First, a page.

Jewish and Muslim converts to Christianity in the Iberian peninsula and the New World.
This city and former provincial seaport became the political center of the Chinese people in their ongoing struggles with northern steppe nomads. It was also one of China's gateways to the rest of the world by way of the South China Sea.
Belief that a country's wealth and power was based on a favorable balance of trade (more exports and imports) and the accumulation of precious metals.
From 1192 to 1333, the Kamakura shoguns were generalissimos who served as military "protectors" of the ruler in the city of Heian.
Russian word derived from the Latin "Caesar" to refer to the Russian ruler of Kiev, and eventually to all rulers in Russia.
One of the two main branches of Islam. Shiites recognize Ali, the fourth caliph, and his descendants as rightful rulers of the Islamic world; practiced in the Safavid empire.
Homo sapiens
Term defined by Linnaeus in 1737 and commonly used to refer to human beings. During the Enlightenment, many thinkers believed that the human species was divided into five subgroups, or races, identified by a combination of physical characteristics, including skin pigmentation and social qualities.
Inns constructed along major trade routes that accommodated large numbers of traders, their animals, and their wares.
Corps of infantry soldiers recruited as children from the Christian provinces of the Ottoman Empire and brought up with intense loyalty to the Ottoman state and its sultan. The Ottoman sultan used these forces to clip local autonomy and to serve as his personal bodyguards.
Invisible Hand
Described in Adam Smith's The Wealth of Nations, the idea that the operations of a free market would produce economic efficiency and economic benefits for all.
Red Turbans
Diverse religious movement in China during the fourteenth century that spread the belief that the world was drawing to an end as Mongol rule was collapsing.
After the eleventh century, Kiev became one of the greatest cities of Europe. It was built to be a small-scale Constantinople on the Dnieper
Black Death
Great epidemic of the bubonic plague that ravaged Europe, East Asia, and North Africa in the fourteenth century, killing large numbers, including perhaps as many as one-third of the European population.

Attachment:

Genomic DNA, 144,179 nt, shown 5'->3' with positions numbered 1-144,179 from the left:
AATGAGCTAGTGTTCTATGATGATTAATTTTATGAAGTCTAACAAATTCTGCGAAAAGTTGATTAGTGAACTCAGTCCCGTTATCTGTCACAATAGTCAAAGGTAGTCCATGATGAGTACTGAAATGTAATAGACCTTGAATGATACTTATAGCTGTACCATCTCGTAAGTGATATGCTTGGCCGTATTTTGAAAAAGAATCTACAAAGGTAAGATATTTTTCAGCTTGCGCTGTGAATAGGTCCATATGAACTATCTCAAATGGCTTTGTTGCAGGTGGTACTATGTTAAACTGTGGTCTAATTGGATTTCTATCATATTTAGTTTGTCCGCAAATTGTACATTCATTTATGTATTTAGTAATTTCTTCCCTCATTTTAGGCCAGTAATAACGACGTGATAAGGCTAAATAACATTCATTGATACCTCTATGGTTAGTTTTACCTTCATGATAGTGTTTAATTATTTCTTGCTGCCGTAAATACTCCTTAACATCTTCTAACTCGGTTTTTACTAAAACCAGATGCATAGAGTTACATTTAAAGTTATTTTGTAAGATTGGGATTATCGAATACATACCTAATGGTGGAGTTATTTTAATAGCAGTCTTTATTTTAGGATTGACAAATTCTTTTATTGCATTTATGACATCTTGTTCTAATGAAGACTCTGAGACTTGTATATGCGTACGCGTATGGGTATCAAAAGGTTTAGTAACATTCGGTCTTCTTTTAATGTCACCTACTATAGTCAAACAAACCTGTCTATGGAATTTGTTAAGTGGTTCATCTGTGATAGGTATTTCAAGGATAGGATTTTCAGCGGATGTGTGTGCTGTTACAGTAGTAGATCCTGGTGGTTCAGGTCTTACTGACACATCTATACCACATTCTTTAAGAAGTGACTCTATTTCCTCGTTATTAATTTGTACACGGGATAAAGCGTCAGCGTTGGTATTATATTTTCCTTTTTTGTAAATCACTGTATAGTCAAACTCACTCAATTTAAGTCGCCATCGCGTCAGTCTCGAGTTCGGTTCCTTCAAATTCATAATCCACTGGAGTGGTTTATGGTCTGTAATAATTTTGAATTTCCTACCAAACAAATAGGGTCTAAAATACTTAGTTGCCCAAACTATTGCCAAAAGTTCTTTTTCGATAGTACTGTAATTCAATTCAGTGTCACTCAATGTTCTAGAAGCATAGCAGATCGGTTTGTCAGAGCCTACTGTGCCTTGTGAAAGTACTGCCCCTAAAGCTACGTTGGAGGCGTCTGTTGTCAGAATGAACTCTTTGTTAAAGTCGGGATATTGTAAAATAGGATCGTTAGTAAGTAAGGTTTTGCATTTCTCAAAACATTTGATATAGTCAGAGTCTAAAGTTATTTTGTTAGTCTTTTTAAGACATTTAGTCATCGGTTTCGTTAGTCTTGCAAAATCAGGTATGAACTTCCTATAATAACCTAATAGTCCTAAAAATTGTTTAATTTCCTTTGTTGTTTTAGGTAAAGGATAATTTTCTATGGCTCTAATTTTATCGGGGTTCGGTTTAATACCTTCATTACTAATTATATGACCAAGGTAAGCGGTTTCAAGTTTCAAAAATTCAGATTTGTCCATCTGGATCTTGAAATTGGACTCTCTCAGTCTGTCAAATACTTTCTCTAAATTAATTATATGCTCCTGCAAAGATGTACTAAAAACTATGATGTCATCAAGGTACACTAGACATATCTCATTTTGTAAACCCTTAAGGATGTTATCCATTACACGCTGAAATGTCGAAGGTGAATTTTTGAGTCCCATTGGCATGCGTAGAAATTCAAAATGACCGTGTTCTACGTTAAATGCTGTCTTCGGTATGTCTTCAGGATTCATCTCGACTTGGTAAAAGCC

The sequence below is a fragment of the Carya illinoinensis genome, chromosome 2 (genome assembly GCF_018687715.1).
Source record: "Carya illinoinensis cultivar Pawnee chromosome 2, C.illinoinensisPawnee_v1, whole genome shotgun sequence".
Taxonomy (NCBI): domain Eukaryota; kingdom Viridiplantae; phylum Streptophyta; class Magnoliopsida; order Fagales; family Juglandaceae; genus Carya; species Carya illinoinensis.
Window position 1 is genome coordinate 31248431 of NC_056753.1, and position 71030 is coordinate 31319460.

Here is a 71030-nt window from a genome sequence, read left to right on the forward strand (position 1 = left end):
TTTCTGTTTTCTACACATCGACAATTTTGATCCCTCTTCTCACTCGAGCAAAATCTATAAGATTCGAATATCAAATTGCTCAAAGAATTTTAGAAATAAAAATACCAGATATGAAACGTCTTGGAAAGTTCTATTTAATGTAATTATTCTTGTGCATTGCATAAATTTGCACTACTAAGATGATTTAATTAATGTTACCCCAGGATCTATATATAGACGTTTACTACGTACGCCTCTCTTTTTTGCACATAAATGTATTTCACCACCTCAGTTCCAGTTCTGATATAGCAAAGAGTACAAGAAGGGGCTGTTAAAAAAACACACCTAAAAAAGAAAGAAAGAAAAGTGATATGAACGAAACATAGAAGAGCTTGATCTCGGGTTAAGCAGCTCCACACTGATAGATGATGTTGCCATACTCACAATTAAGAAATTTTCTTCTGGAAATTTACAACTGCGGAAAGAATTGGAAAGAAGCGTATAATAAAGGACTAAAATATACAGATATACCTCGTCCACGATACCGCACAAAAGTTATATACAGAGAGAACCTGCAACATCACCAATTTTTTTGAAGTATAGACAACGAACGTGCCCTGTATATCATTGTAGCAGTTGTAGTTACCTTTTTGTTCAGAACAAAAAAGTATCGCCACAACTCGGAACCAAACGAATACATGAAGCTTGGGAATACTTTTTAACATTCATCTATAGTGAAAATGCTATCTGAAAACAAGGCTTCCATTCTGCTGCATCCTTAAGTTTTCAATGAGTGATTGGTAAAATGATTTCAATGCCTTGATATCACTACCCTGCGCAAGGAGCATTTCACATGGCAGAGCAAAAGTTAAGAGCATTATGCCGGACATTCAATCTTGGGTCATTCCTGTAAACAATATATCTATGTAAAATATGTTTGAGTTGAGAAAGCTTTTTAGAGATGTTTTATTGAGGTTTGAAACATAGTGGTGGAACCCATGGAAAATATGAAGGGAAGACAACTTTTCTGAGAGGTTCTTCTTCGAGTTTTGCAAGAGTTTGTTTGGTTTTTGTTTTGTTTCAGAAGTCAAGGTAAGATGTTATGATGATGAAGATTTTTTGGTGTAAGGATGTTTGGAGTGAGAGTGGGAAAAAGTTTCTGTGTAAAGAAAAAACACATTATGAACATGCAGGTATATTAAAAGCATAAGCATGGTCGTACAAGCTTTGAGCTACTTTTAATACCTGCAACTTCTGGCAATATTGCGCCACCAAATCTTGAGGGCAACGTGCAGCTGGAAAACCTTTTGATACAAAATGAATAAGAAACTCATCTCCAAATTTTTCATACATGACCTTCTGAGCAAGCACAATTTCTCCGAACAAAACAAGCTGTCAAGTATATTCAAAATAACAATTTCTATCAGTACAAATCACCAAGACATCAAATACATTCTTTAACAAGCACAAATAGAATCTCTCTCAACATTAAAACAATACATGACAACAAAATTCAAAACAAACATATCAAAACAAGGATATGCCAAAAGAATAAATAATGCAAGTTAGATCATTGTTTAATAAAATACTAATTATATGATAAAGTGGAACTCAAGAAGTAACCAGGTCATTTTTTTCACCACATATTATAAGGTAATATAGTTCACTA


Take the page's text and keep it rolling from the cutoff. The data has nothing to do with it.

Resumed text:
Russian translation, similar to the German kaiser, for the Roman title "caesar" (emperor), a title claimed by the rulers of medieval Muscovy and then the Russian empire.
Great League of Peace and Power
Iroquois Indian alliance of North America, which united previously warring communities.
Bubonic plague
Acute infectious disease caused by a bacterium that is transmitted to humans by flees from infected rats. It ravaged Europe and parts of Asia in the fourteenth century. Sometimes referred to as the "black death."
Examination System
Examinations that were open to most males and used to recruit officials and bureaucrats in imperial China.
Little Europes
Between 1100 and 1200 CE, these were urban landscapes comprised of castles, churches, and towns in what are today Poland, the Czech Republic, Hungary, and the Baltic States.
Counselors and other officials to the royal family in African kingships. They were also responsible for the preservation and transmission of oral histories and repositories of knowledge.
Dutch East India Company (1600-1858)
British charter company created to outperform Portuguese and Spanish traders in the Far East; in the eighteenth century the company became, in effect, the ruler of a large part of India.
Bureaucrats of the Ottoman Empire.
Church of England
The established form of Christianity in England dating from the sixteenth century.
No drama
Masked theater favored by Japanese bureaucrats and regional lords during the Tokogawa period.
Grants from European Spanish governors to control the labor services of colonized people.
Taj Mahal
Royal palace of the Mughal empire, built by Shah Jahan in the seventeenth century as homage to his wife.
By 1040, the first gunpowder recipes were being written down. Over the next 200 years, Song entrepreneurs invented several incendiary devices and techniques for controlling explosions.
Kingdom of Jerusalem
What Crusaders set out to liberate when they launched their attack
Northwest passage
Long-sought marine passageway between the Atlantic and Pacific oceans.
Dutch shipping vessels that could carry heavy bulky cargo with relatively small crews.
Division of Christianity that emerged in sixteenth-century Western Europe at the time of the Reformation. It focused on individual spiritual needs and struck down the social authority of the papacy and the Catholic clergy.
System of taking non-Muslim children in place of taxes in order to educate them in Ottoman Muslim ways and prepare them for service in the sultan's bureaucracy.
Archaic term for the military ruler of Japan.
Sacred kingships
Institution that marked the centralized politics of West Africa. The inhabitants of these kingships believed that their kings were descendants of the gods.